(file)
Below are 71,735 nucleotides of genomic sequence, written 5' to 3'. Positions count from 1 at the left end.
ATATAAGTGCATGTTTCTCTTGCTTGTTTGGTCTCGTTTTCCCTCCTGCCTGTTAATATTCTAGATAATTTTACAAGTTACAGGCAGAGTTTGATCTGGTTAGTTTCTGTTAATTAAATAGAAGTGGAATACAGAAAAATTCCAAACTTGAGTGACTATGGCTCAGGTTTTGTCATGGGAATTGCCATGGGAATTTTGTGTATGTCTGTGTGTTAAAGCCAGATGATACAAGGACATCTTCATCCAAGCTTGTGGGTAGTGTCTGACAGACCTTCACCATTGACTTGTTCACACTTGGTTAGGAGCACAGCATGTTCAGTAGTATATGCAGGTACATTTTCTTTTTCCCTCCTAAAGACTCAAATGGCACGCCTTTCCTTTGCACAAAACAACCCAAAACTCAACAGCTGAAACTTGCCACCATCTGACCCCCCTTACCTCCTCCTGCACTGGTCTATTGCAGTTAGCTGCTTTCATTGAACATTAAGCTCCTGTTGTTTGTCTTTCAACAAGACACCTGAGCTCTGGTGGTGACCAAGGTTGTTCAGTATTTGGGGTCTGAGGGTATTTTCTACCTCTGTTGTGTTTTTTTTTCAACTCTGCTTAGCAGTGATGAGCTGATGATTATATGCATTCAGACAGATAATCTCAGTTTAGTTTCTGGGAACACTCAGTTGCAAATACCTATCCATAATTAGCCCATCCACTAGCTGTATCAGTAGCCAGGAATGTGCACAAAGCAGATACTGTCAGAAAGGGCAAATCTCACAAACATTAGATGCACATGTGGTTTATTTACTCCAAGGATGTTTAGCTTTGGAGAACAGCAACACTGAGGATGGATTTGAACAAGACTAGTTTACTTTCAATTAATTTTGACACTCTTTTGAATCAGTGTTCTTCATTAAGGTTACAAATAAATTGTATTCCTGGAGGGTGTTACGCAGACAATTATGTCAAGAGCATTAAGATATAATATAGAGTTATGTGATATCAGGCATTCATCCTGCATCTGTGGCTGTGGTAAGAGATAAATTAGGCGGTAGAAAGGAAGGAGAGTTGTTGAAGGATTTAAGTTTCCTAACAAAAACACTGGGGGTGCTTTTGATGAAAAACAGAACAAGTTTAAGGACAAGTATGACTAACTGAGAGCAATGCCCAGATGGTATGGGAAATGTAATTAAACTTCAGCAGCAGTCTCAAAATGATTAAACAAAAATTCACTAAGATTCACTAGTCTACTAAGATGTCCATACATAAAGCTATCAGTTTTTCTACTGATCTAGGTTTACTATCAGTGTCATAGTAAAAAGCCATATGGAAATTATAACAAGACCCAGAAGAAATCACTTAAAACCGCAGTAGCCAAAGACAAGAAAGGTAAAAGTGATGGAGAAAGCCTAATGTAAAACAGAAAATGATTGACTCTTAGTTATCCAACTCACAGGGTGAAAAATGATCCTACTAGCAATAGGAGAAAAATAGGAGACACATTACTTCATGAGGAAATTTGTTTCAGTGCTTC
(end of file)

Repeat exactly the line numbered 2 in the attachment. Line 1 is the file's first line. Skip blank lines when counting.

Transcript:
ATATAAGTGCATGTTTCTCTTGCTTGTTTGGTCTCGTTTTCCCTCCTGCCTGTTAATATTCTAGATAATTTTACAAGTTACAGGCAGAGTTTGATCTGGTTAGTTTCTGTTAATTAAATAGAAGTGGAATACAGAAAAATTCCAAACTTGAGTGACTATGGCTCAGGTTTTGTCATGGGAATTGCCATGGGAATTTTGTGTATGTCTGTGTGTTAAAGCCAGATGATACAAGGACATCTTCATCCAAGCTTGTGGGTAGTGTCTGACAGACCTTCACCATTGACTTGTTCACACTTGGTTAGGAGCACAGCATGTTCAGTAGTATATGCAGGTACATTTTCTTTTTCCCTCCTAAAGACTCAAATGGCACGCCTTTCCTTTGCACAAAACAACCCAAAACTCAACAGCTGAAACTTGCCACCATCTGACCCCCCTTACCTCCTCCTGCACTGGTCTATTGCAGTTAGCTGCTTTCATTGAACATTAAGCTCCTGTTGTTTGTCTTTCAACAAGACACCTGAGCTCTGGTGGTGACCAAGGTTGTTCAGTATTTGGGGTCTGAGGGTATTTTCTACCTCTGTTGTGTTTTTTTTTCAACTCTGCTTAGCAGTGATGAGCTGATGATTATATGCATTCAGACAGATAATCTCAGTTTAGTTTCTGGGAACACTCAGTTGCAAATACCTATCCATAATTAGCCCATCCACTAGCTGTATCAGTAGCCAGGAATGTGCACAAAGCAGATACTGTCAGAAAGGGCAAATCTCACAAACATTAGATGCACATGTGGTTTATTTACTCCAAGGATGTTTAGCTTTGGAGAACAGCAACACTGAGGATGGATTTGAACAAGACTAGTTTACTTTCAATTAATTTTGACACTCTTTTGAATCAGTGTTCTTCATTAAGGTTACAAATAAATTGTATTCCTGGAGGGTGTTACGCAGACAATTATGTCAAGAGCATTAAGATATAATATAGAGTTATGTGATATCAGGCATTCATCCTGCATCTGTGGCTGTGGTAAGAGATAAATTAGGCGGTAGAAAGGAAGGAGAGTTGTTGAAGGATTTAAGTTTCCTAACAAAAACACTGGGGGTGCTTTTGATGAAAAACAGAACAAGTTTAAGGACAAGTATGACTAACTGAGAGCAATGCCCAGATGGTATGGGAAATGTAATTAAACTTCAGCAGCAGTCTCAAAATGATTAAACAAAAATTCACTAAGATTCACTAGTCTACTAAGATGTCCATACATAAAGCTATCAGTTTTTCTACTGATCTAGGTTTACTATCAGTGTCATAGTAAAAAGCCATATGGAAATTATAACAAGACCCAGAAGAAATCACTTAAAACCGCAGTAGCCAAAGACAAGAAAGGTAAAAGTGATGGAGAAAGCCTAATGTAAAACAGAAAATGATTGACTCTTAGTTATCCAACTCACAGGGTGAAAAATGATCCTACTAGCAATAGGAGAAAAATAGGAGACACATTACTTCATGAGGAAATTTGTTTCAGTGCTTC